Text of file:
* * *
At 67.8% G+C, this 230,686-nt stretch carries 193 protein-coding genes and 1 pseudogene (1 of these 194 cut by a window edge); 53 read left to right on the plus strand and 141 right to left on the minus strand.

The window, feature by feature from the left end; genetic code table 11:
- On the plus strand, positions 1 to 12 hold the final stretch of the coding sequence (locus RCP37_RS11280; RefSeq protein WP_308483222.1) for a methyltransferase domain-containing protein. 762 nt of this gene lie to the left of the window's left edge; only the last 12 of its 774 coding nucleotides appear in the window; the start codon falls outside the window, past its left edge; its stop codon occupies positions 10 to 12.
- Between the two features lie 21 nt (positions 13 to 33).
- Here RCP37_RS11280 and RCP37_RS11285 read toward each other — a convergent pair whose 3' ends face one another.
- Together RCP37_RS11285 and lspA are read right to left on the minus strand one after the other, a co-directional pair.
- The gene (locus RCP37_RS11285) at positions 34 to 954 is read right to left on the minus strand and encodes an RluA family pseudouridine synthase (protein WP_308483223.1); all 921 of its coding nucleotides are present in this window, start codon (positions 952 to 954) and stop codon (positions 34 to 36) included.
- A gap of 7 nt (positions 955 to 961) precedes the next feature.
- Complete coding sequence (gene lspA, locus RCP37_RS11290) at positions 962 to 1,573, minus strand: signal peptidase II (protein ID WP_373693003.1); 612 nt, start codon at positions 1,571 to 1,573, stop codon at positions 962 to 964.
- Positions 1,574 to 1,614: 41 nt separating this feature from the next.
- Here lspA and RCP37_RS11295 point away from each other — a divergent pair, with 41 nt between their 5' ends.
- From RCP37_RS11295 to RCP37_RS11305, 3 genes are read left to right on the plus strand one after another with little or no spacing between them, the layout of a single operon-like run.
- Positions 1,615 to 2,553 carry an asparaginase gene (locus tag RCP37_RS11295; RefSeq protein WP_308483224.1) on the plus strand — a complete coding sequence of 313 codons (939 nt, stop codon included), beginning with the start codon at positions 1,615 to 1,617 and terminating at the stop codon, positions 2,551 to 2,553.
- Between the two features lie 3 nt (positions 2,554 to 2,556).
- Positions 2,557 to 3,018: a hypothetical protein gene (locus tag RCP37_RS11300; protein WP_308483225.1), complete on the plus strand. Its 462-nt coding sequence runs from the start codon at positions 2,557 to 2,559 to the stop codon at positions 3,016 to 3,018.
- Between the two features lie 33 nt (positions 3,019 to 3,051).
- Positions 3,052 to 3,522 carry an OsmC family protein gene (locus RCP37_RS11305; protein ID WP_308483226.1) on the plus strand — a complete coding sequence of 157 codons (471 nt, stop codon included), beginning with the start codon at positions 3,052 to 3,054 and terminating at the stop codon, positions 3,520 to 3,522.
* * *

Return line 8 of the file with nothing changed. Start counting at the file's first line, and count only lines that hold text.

- A gap of 7 nt (positions 955 to 961) precedes the next feature.